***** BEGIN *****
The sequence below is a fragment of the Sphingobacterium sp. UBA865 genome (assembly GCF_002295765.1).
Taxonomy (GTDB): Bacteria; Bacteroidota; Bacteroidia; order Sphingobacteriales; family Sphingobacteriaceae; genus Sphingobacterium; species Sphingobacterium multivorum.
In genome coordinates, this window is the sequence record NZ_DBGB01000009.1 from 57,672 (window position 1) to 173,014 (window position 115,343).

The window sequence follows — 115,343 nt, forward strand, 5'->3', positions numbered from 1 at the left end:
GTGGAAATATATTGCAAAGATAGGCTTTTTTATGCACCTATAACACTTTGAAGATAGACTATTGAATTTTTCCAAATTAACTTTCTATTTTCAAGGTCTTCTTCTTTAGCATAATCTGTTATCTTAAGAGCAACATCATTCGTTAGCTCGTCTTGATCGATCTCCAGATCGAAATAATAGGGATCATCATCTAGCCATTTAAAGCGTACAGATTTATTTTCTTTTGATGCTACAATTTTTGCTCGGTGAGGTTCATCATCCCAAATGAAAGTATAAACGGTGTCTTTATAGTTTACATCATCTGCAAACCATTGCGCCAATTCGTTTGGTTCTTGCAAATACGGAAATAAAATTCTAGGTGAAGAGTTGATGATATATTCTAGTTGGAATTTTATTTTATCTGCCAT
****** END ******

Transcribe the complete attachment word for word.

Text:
The sequence below is a fragment of the Sphingobacterium sp. UBA865 genome (assembly GCF_002295765.1).
Taxonomy (GTDB): Bacteria; Bacteroidota; Bacteroidia; order Sphingobacteriales; family Sphingobacteriaceae; genus Sphingobacterium; species Sphingobacterium multivorum.
In genome coordinates, this window is the sequence record NZ_DBGB01000009.1 from 57,672 (window position 1) to 173,014 (window position 115,343).

The window sequence follows — 115,343 nt, forward strand, 5'->3', positions numbered from 1 at the left end:
GTGGAAATATATTGCAAAGATAGGCTTTTTTATGCACCTATAACACTTTGAAGATAGACTATTGAATTTTTCCAAATTAACTTTCTATTTTCAAGGTCTTCTTCTTTAGCATAATCTGTTATCTTAAGAGCAACATCATTCGTTAGCTCGTCTTGATCGATCTCCAGATCGAAATAATAGGGATCATCATCTAGCCATTTAAAGCGTACAGATTTATTTTCTTTTGATGCTACAATTTTTGCTCGGTGAGGTTCATCATCCCAAATGAAAGTATAAACGGTGTCTTTATAGTTTACATCATCTGCAAACCATTGCGCCAATTCGTTTGGTTCTTGCAAATACGGAAATAAAATTCTAGGTGAAGAGTTGATGATATATTCTAGTTGGAATTTTATTTTATCTGCCAT